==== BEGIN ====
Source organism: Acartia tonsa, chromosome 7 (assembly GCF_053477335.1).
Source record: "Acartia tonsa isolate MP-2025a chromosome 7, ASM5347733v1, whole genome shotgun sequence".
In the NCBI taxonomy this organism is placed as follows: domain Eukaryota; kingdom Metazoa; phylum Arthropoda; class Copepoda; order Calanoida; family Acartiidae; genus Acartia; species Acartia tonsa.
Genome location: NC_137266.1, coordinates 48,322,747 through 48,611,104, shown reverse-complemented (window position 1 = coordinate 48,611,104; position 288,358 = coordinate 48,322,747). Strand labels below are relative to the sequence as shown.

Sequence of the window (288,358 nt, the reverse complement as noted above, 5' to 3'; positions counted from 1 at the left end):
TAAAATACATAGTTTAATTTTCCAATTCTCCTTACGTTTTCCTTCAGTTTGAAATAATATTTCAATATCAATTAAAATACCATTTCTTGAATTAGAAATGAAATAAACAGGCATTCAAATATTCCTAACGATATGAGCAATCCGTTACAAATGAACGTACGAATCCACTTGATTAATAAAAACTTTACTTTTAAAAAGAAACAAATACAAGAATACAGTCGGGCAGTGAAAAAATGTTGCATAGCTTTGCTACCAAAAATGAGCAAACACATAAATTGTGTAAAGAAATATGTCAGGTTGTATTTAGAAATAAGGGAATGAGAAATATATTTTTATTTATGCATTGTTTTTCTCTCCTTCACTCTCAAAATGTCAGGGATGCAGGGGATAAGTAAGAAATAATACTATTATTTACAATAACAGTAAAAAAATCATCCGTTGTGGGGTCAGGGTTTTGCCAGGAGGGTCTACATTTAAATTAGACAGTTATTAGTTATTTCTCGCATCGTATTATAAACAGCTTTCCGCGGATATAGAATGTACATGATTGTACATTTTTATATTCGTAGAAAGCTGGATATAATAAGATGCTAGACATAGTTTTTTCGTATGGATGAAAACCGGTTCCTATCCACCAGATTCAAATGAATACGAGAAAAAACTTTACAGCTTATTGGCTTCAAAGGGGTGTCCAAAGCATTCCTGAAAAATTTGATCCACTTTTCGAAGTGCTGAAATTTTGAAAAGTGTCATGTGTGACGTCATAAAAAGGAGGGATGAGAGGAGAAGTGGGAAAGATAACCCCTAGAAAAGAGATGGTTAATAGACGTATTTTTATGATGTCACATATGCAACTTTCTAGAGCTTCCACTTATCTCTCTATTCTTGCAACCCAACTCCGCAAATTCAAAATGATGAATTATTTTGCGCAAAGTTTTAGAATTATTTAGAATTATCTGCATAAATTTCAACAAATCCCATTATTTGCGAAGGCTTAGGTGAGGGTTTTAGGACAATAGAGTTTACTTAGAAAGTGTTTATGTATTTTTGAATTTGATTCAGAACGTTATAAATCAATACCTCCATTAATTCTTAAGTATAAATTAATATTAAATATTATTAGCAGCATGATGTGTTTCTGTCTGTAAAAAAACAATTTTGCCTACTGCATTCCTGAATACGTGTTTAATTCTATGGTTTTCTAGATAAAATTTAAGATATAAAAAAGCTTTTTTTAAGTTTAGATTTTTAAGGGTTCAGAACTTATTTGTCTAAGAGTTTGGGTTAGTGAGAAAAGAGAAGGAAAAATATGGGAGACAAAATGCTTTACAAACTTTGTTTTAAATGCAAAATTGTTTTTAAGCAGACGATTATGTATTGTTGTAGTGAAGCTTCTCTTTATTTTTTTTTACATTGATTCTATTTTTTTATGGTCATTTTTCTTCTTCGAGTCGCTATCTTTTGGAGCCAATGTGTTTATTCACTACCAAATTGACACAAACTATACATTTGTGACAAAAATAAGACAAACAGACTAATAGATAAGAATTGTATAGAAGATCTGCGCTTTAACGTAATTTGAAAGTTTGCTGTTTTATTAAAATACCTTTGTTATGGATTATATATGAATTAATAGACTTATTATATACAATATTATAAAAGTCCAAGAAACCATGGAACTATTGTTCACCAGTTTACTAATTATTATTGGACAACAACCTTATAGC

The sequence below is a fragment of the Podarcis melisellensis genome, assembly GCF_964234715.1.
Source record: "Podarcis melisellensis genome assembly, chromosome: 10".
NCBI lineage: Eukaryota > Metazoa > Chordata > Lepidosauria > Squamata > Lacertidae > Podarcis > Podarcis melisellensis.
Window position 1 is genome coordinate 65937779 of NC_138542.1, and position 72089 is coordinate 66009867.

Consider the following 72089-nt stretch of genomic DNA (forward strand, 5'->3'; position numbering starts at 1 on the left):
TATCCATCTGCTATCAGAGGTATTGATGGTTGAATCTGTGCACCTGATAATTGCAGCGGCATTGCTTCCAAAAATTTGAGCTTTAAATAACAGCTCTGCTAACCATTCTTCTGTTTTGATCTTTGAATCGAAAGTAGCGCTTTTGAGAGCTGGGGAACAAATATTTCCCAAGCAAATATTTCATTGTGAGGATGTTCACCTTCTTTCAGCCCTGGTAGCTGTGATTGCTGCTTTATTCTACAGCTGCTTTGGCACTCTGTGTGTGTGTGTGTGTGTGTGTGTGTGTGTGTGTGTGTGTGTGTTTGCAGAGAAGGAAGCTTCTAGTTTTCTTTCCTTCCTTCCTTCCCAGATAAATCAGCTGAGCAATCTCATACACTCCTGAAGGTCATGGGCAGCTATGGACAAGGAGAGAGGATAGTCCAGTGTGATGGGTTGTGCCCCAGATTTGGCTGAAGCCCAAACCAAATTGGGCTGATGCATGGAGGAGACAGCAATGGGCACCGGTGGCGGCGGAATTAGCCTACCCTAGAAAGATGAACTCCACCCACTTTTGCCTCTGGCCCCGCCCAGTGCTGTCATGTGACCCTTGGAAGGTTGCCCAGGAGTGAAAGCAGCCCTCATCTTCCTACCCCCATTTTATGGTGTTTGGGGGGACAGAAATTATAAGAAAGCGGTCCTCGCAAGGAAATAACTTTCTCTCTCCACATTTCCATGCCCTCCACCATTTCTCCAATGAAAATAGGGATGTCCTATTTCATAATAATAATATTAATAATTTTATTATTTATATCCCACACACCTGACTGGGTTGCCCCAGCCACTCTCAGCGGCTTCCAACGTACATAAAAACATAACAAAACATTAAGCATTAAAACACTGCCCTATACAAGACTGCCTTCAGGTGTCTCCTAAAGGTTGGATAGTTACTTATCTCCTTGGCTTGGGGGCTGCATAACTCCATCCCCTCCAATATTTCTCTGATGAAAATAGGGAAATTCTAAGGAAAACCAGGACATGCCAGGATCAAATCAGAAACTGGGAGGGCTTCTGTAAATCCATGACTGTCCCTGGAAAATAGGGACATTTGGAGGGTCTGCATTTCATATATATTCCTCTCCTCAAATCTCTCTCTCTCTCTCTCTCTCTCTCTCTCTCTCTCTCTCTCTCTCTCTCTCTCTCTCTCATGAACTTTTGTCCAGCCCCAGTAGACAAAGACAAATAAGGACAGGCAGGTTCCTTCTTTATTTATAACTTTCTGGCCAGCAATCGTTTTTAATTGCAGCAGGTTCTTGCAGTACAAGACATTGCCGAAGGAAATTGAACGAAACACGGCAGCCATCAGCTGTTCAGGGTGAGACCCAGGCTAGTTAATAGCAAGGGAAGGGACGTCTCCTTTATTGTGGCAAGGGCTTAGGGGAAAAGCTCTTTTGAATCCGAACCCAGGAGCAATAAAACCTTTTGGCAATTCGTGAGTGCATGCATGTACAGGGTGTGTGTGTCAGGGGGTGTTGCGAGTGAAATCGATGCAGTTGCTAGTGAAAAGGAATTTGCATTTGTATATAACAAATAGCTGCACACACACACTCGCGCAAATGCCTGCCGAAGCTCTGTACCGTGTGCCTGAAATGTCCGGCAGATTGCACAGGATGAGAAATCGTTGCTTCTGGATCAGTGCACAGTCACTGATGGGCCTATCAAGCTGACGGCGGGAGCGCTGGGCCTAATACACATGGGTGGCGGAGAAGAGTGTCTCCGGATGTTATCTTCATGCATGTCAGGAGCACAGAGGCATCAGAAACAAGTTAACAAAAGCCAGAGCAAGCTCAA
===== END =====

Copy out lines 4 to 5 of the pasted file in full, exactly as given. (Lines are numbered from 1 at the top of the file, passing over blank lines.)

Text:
Genome location: NC_137266.1, coordinates 48,322,747 through 48,611,104, shown reverse-complemented (window position 1 = coordinate 48,611,104; position 288,358 = coordinate 48,322,747). Strand labels below are relative to the sequence as shown.

Sequence of the window (288,358 nt, the reverse complement as noted above, 5' to 3'; positions counted from 1 at the left end):